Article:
In the US, three powerful Biden appointees are leading the charge: Tim Wu in the White House, Jonathan Kanter in the DoJ Antitrust Division, and FTC chair Lina Khan. But while these three may be the face of US trustbusting, they are by no means alone – rather, they are supported by stalwart lieutenants and an army of supporters.

One of these lieutenants is FTC Commissioner Alvaro Bedoya. Last month, Bedoya gave a barn-burning speech to the Midwest Forum on Fair Markets, explaining the once and future history of antitrust; the transcript of his speech was just published in The American Prospect:

Bedoya starts with the unequivocal history of antitrust. In 1888, when Congress was debating the Sherman Act, its first antitrust law, it "did not talk about efficiency." Instead witnesses complained about the meatpacking cartel, which was cheating ranchers out of a fair price for their cattle.

This theme – cartels and monopolies abusing small producers – is the recurring motif of all antitrust law debates thereafter. In 1936, Congress debated protection for small-town grocers "being driven out of business by powerful chain stores who got secret payoffs from their suppliers."

In those debates, Congress made clear its purpose: "What we are trying to take away from them is secret discounts, secret rebates, and secret advertising allowances. We are trying to take away from them those practices that are unfair." Antitrust is, and always has been, about fairness, not efficiency.

When Sen John Sherman took his landmark antitrust bill to the Senate floor in 1890, he thundered: "If we will not endure a King as a political power we should not endure a King over…the necessaries of life. If we would not submit to an emperor we should not submit to an autocrat of trade with power to prevent competition and to fix the price of any commodity."

Congress passed five more antitrust bills over the next 60 years, each of them designed to protect small firms from large ones. There is no reasonable world in which the judges enforcing these laws could say that it was "axiomatic" that they didn't exist to protect the small from the large:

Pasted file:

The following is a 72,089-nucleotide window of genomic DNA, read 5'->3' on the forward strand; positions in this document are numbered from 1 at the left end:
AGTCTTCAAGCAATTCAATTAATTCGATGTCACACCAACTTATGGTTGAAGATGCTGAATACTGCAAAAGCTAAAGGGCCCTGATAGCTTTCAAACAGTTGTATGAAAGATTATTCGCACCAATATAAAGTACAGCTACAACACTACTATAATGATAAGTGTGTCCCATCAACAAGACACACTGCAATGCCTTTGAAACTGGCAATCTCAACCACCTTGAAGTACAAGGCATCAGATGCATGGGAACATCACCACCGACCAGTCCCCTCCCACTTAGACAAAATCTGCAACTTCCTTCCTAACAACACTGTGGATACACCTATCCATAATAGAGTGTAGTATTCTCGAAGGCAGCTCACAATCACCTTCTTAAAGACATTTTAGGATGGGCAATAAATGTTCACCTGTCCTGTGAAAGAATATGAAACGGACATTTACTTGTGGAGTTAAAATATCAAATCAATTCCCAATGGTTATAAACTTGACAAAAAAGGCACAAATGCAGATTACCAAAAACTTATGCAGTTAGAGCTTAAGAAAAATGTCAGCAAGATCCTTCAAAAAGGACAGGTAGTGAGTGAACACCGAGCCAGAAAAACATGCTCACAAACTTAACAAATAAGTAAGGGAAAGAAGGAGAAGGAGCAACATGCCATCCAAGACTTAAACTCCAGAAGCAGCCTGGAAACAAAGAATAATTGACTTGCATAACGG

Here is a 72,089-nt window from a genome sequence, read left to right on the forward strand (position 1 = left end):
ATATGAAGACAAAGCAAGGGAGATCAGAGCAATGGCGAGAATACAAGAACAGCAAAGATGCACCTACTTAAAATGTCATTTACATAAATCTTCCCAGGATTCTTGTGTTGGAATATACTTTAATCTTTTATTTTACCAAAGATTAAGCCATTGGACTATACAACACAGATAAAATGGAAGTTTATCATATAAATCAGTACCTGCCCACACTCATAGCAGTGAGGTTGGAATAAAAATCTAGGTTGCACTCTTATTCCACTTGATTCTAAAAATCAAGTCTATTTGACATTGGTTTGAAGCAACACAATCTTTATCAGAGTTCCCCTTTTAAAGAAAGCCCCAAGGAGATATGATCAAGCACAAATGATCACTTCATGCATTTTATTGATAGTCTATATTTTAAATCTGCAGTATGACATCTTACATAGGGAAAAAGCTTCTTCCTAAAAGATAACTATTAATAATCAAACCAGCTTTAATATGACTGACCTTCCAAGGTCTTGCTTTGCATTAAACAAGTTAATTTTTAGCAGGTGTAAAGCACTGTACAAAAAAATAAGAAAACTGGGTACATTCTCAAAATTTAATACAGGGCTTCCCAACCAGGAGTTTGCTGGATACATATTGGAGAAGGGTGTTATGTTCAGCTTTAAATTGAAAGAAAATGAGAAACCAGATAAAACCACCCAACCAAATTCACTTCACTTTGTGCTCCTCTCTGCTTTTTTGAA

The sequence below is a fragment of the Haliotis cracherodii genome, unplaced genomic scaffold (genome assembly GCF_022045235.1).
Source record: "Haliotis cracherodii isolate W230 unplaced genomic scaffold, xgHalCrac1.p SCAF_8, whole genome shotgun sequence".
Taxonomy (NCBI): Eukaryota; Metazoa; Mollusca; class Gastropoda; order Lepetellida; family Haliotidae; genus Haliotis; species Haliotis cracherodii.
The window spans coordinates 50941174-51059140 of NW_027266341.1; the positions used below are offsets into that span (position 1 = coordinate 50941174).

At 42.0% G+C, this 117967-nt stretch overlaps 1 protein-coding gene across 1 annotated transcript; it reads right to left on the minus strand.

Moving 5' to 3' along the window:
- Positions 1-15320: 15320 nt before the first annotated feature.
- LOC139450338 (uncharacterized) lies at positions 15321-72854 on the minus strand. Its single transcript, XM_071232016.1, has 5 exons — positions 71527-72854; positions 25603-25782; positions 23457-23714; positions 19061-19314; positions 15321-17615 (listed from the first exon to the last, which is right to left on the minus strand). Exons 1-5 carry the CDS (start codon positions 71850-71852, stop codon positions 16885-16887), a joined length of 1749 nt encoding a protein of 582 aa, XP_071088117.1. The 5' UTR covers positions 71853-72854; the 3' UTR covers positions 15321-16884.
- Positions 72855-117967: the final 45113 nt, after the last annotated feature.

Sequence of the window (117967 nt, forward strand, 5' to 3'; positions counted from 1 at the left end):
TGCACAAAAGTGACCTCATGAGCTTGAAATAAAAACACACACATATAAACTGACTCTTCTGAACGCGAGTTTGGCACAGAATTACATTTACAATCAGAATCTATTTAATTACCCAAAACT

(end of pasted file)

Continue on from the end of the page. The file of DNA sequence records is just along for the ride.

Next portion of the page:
Today, small firms – and the communities they serve – face existential threats from large, consolidated ones. Bedoya describes the annihilation of independent pharmacies in West Virginia, where, 20 years ago, the sector was composed of 39 companies – pharmacies, benefit managers and insurers. Today, those 39 companies have merged into three monoliths:

Perhaps that's efficient? Not hardly. When a WV family goes to their local pharmacy to fill a prescription for their child who has cancer, they are turned away, told instead that they must fill this order with their Pharmacy Benefit Manager's proprietary mail-order pharmacy, and their child must wait two weeks for their medicine:

A tsunami of mergers – waved through by Bedoya's predecessors at the FTC – produced nationwide pharmacy and insurance consolidation, to the detriment of patients. It was also an extinction-level event for rural pharmacies: "In Minnesota, from 2003 to 2018, 30 rural zip codes lost their only pharmacy." It's a nationwide epidemic:

Agribusiness is extraordinarily concentrated. At a listening session in Des Moines, Bedoya heard from cattlemen and corn growers, who were all in crisis. No wonder: 40% of your grocery store dollar once went to the farmer who grew your food. Today, it's 16%: